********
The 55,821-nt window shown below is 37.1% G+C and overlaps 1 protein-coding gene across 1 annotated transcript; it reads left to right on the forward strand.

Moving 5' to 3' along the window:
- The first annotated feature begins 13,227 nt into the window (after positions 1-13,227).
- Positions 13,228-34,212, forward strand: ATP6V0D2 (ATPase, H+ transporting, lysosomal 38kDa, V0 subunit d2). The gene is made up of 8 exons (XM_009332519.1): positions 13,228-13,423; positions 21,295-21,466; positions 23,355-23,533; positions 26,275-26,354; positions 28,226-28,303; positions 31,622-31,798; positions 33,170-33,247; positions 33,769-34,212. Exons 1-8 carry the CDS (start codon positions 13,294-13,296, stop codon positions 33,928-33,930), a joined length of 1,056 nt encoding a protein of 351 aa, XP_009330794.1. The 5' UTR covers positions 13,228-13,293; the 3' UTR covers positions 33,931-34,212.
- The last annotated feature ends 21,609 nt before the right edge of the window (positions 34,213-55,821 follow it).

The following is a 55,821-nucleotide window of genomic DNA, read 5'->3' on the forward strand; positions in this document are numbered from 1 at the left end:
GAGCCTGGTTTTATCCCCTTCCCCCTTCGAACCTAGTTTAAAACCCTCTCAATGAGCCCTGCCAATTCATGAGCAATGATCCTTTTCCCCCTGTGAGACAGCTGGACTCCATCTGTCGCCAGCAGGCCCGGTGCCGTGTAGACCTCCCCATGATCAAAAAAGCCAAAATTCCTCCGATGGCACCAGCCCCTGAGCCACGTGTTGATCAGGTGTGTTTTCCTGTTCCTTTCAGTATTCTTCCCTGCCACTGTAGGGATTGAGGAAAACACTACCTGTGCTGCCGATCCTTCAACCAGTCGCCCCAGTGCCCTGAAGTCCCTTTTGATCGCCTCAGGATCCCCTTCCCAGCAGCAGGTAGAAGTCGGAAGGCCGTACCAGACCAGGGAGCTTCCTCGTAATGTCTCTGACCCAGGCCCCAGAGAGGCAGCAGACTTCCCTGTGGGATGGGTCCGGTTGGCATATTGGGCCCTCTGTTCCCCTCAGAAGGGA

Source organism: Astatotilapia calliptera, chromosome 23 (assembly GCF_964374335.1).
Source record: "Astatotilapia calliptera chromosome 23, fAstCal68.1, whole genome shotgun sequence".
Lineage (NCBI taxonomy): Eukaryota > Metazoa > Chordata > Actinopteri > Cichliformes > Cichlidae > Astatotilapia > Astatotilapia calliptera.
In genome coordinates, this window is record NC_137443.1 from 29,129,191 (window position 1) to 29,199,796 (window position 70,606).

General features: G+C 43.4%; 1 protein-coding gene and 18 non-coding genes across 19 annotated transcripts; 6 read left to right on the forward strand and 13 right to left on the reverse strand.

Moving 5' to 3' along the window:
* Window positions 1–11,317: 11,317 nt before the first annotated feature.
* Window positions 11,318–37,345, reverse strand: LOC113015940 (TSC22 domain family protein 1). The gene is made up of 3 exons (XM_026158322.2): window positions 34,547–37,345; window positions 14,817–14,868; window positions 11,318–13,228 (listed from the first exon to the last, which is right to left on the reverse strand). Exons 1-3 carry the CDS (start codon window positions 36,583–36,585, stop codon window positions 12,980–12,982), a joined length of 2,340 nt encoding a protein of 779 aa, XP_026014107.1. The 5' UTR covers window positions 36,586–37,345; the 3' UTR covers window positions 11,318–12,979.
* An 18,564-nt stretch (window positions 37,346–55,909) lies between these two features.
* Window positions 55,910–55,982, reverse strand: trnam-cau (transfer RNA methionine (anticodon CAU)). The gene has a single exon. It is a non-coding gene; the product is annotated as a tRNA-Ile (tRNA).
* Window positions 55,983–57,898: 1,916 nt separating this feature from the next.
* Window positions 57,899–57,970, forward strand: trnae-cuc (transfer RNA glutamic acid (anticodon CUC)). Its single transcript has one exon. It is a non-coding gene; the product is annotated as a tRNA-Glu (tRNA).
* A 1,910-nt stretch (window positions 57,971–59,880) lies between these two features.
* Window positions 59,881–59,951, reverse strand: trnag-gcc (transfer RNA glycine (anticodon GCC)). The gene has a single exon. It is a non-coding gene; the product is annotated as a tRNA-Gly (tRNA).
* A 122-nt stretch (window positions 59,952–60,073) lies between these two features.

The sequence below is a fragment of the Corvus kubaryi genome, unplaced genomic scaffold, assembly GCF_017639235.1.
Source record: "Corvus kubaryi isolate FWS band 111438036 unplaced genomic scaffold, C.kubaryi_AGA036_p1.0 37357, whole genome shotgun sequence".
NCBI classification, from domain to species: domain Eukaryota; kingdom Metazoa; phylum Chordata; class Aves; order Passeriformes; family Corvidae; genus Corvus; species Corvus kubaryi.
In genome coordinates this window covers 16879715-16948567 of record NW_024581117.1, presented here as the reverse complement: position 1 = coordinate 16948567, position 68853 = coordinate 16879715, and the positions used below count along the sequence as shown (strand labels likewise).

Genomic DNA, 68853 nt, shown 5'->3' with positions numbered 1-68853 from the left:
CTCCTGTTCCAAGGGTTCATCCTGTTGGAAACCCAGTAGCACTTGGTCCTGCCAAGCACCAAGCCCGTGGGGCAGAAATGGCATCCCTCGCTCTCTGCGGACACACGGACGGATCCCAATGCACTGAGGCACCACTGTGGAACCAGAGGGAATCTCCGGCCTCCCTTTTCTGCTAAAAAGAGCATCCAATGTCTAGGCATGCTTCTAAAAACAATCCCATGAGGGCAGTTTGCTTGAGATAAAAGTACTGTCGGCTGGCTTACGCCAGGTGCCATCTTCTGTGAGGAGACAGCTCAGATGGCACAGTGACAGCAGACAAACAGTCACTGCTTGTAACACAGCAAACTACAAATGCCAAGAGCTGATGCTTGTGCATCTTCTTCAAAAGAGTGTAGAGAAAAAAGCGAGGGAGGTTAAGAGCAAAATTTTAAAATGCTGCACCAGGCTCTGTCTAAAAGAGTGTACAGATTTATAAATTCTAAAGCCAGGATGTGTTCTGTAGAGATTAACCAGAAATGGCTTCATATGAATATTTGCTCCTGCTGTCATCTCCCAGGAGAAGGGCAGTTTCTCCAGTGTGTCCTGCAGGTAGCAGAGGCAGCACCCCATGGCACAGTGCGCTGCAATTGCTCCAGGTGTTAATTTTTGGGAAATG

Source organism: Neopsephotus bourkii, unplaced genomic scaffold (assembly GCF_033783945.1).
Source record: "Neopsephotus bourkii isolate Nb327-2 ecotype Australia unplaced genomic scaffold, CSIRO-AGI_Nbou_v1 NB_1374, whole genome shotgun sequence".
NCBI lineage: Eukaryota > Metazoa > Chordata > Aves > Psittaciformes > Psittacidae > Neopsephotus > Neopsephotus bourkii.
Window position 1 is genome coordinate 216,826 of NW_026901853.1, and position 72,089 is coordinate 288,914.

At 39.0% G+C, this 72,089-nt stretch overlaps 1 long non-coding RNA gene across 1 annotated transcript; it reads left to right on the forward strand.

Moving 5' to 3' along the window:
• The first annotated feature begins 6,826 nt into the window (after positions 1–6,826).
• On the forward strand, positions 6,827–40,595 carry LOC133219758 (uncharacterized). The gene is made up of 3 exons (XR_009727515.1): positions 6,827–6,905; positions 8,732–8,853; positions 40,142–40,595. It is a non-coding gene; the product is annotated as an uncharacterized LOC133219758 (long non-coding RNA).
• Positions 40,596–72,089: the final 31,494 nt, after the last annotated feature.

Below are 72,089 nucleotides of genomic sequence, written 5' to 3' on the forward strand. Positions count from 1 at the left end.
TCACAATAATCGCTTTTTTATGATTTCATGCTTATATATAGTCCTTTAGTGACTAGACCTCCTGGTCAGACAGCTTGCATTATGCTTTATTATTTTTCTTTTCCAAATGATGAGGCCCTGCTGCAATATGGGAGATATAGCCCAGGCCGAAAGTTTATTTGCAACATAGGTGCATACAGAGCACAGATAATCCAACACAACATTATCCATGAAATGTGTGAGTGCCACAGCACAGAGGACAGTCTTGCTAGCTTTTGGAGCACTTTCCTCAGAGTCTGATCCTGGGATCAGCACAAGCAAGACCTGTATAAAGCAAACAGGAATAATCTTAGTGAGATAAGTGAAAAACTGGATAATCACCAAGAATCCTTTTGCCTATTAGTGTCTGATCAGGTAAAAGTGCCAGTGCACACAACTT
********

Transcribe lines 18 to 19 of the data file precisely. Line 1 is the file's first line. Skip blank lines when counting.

* Window positions 55,983–57,898: 1,916 nt separating this feature from the next.
* Window positions 57,899–57,970, forward strand: trnae-cuc (transfer RNA glutamic acid (anticodon CUC)). Its single transcript has one exon. It is a non-coding gene; the product is annotated as a tRNA-Glu (tRNA).